Some 20 years ago I worked at a startup with a CEO who liked to cook up various tricks to make potential customers think we were further ahead than we were. I complained that he was setting us and the customers up for failure. I suggested that at the next meeting we should be completely open and honest about what they would buy into. We could leverage it, even. We could tell the customers about the big opportunity to be part of, and shape, our journey. Somewhat to my surprise, he agreed. And to his big surprise, the next meeting landed us our first contract. I was a bit disappointed that he then coined it “the trick of honesty”. I suspect he might still be regarding it as just one of his many tricks. ¯\(ツ)/¯
My former boss is far from the only one thinking like this. Rather, it’s quite common. In the field of career advice many gurus encourage us to “fake it till we make it”.
Someone: “Give me your best tips for applying for this job opening, folks. They ask for X and I am not sure I have all that much of that.”
A crowd of advisors: “Fake it and show em’ on the job that they hired the right person!”
I think not! Say you land a job on those premises. You now face a new problem: They think they have hired someone else, with different skills and experiences. This is a really bad start to a relationship. You’re now an impostor, and not just suffering from the syndrome.
Instead, set yourself up for success by being honest. It’s my experience that you sometimes land the job even when voicing some doubts about this or that requirement. Recruitment job descriptions can be a bit of a wish list, and the people hiring might find that you bring enough other qualities to compensate for whatever it is you express concerns about.
Deception is never a good foundation for teamwork. Why, then, is this such common advice? It was a disappointment to discover that a favourite book of mine, The Pragmatic Programmer, is a source of such tips! In the opening chapter of the book (how could I have missed it before?!) we are instructed to take a cue from a story about some soldiers cooking stone soup to lure villagers to share their food with them. The parable is used as a metaphor for situations like:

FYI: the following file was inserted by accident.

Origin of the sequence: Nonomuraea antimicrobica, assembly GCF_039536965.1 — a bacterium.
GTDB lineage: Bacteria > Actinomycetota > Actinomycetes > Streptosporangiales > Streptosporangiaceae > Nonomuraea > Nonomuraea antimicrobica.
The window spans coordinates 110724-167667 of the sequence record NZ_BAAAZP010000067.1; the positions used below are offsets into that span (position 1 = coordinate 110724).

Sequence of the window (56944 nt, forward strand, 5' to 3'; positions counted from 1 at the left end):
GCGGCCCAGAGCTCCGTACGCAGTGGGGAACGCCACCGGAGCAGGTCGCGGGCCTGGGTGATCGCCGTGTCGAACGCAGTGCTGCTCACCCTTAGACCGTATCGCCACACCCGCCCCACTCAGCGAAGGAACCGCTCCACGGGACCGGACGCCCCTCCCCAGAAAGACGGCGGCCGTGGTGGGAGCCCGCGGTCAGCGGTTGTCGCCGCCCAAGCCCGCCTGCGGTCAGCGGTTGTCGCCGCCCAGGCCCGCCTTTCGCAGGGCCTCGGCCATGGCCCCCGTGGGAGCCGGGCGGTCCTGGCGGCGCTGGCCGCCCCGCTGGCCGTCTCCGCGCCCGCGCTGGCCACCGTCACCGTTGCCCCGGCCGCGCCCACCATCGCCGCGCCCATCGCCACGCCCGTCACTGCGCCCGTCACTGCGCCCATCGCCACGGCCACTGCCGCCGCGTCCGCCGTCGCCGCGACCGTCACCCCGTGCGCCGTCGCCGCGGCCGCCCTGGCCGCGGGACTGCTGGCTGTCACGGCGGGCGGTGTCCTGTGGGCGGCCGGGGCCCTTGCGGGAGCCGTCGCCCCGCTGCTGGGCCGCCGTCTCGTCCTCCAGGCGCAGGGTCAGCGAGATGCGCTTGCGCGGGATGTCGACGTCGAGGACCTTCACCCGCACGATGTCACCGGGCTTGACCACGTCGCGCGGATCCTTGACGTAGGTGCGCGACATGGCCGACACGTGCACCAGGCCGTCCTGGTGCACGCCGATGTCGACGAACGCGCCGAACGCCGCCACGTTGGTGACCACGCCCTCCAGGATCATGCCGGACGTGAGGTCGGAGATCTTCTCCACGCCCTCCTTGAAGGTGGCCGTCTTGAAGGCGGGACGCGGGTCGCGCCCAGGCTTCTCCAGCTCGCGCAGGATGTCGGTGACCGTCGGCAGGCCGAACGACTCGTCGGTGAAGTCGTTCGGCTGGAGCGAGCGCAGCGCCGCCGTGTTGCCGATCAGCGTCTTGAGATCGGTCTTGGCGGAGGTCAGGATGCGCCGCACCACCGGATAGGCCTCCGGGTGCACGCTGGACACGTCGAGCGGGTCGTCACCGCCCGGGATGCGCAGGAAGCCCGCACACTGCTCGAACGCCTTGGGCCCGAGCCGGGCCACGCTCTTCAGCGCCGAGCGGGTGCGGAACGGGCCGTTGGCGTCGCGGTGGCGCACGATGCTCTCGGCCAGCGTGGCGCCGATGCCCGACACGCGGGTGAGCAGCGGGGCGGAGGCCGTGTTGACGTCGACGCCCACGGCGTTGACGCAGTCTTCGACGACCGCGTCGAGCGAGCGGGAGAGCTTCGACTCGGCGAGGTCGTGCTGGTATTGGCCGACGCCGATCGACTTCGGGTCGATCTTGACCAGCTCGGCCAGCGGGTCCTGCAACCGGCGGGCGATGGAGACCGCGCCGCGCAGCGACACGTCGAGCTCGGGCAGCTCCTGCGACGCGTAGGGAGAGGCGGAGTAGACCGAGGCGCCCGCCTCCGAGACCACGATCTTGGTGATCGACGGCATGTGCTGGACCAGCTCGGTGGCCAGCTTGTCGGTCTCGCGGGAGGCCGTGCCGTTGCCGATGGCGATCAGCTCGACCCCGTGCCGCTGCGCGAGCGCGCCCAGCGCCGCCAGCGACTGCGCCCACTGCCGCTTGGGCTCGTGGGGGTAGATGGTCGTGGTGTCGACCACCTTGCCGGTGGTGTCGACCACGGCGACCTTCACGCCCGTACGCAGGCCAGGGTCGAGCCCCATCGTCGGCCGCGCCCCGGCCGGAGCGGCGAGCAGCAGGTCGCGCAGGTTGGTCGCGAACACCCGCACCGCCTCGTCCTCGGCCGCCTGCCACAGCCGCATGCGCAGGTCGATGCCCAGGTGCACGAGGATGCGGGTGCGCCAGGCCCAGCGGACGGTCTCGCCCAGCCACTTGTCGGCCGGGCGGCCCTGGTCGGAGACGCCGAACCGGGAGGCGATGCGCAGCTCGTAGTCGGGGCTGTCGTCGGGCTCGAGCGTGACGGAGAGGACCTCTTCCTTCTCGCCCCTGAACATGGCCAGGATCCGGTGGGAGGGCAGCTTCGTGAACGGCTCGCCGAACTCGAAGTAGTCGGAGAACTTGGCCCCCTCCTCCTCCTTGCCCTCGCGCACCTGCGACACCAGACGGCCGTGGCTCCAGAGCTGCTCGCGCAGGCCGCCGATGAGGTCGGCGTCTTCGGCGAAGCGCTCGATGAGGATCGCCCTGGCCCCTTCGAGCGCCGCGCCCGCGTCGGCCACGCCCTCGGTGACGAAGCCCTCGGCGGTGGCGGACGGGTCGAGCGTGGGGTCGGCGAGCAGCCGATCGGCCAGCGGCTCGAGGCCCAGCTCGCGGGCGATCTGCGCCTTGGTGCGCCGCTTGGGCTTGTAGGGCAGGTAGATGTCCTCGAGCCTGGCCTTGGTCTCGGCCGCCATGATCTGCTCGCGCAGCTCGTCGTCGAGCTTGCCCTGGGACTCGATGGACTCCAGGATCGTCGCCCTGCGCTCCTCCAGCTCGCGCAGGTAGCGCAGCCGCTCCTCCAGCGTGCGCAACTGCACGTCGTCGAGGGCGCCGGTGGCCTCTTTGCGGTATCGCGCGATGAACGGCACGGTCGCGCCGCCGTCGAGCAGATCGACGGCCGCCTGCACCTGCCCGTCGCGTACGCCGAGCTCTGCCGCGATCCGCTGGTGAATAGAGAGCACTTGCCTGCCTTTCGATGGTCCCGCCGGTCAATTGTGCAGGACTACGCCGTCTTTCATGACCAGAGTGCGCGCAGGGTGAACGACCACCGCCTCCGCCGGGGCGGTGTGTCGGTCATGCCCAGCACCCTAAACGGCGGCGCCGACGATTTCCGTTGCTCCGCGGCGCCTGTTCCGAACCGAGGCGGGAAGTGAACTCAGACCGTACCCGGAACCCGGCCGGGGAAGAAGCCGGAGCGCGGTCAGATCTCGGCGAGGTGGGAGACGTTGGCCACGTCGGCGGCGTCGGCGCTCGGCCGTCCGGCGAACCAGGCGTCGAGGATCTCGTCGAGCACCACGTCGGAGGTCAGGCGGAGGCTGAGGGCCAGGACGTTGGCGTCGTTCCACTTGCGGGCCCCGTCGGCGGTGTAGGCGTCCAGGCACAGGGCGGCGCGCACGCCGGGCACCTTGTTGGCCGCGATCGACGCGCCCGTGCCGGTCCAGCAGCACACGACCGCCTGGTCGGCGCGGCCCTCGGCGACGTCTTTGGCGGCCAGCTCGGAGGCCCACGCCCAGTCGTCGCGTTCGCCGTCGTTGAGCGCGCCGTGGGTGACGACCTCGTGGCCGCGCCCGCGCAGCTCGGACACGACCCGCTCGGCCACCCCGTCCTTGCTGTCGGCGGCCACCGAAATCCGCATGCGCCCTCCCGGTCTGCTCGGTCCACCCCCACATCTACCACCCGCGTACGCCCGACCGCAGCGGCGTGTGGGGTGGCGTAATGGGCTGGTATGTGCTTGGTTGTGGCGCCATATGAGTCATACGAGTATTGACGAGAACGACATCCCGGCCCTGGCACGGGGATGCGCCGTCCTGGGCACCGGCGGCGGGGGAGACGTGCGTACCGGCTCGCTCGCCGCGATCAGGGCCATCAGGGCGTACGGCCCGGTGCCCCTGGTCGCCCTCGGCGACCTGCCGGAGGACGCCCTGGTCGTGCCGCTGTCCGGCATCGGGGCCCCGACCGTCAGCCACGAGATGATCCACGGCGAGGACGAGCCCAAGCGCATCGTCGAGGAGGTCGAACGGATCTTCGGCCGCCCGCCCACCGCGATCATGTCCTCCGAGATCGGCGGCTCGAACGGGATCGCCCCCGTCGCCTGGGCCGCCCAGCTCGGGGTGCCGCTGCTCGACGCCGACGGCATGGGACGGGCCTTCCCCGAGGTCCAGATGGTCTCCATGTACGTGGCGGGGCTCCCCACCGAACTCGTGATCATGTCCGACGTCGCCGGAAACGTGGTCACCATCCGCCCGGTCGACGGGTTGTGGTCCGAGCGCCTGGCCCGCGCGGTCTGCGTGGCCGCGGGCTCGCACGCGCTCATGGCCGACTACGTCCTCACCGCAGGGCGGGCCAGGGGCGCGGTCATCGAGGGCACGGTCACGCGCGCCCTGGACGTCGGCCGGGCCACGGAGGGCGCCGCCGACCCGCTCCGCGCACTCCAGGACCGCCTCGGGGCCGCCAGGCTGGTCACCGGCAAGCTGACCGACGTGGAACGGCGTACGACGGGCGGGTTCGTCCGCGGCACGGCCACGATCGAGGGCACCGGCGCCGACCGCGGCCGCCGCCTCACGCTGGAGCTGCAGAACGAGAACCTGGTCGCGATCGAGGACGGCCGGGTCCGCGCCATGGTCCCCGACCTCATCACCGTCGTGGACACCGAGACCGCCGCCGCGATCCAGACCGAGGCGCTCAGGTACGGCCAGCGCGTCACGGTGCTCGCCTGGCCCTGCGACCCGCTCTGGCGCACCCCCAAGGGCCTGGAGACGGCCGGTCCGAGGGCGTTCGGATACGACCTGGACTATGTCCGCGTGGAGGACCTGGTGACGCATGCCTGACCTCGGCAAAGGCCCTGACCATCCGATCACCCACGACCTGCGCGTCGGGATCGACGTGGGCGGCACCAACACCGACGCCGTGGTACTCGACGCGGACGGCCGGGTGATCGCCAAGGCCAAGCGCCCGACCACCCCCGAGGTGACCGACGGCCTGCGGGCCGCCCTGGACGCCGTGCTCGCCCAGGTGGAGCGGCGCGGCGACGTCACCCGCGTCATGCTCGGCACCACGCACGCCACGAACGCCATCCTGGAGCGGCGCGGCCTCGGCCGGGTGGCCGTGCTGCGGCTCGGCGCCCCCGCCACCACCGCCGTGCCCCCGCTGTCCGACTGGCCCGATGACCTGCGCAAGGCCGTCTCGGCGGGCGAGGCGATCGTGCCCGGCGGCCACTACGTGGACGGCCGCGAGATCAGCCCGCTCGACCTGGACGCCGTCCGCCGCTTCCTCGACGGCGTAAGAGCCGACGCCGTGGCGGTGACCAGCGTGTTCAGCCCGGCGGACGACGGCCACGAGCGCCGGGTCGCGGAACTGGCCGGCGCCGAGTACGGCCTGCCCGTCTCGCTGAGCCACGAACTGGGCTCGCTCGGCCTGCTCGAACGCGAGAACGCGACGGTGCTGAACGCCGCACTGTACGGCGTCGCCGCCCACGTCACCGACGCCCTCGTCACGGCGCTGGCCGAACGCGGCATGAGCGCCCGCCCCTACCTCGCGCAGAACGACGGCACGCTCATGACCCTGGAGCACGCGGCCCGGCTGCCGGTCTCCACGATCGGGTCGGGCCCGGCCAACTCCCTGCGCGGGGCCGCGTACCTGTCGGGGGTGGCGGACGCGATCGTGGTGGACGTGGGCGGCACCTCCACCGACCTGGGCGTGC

We want to instigate some bigger change.
We anticipate that the organisation will not want to do it at all, or will subject it to layers of bureaucracy.
According to the book we should then make the equivalent of a stone soup and lure our team on the journey towards the change.
I find this recommendation troubling.
It is dishonest. I think you owe it to your team (and yourself) to be someone who people rightly can trust. Don’t manipulate others. It is disrespectful.
It is also counterproductive, non-pragmatic, even. The organisation might have very good reasons to say no to the change, as well as to have bureaucracy around how changes enter the system. There is a cost to doing B, in that it means you do less of A. This alternative cost may well be worth it, but it is a cost that the team should incur with open eyes, cards on the table, and not be tricked into taking.
Don’t get me wrong. It should be fine to make a small proof of concept to investigate your idea for some change. If the experiment proves interesting to yourself and to your team, you can challenge the current plan together and make room for the change. What I object to is the deception. The stone soup is a lie.
What if it is not fine in your organisation to spend some significant part of your time experimenting with ideas, you wonder? How about, instead of tricking your teammates, you consider making this the hill you choose to die on? Work openly to convince the organisation to make room for experiments like these. Whether it is called 20% time, or cooldown, or hack weeks, or whatever. (I prefer it just being part of my job description, but that’s me.) Create an environment where people are supposed to cook up experiments, as well as expected to let themselves marvel at the experiments presented by their teammates. An environment where people do not need to deceive each other to get important things done.
When using dishonest methods you are putting something extremely valuable at risk: your trust. Don’t. You’ll need it for your long-term success and happiness.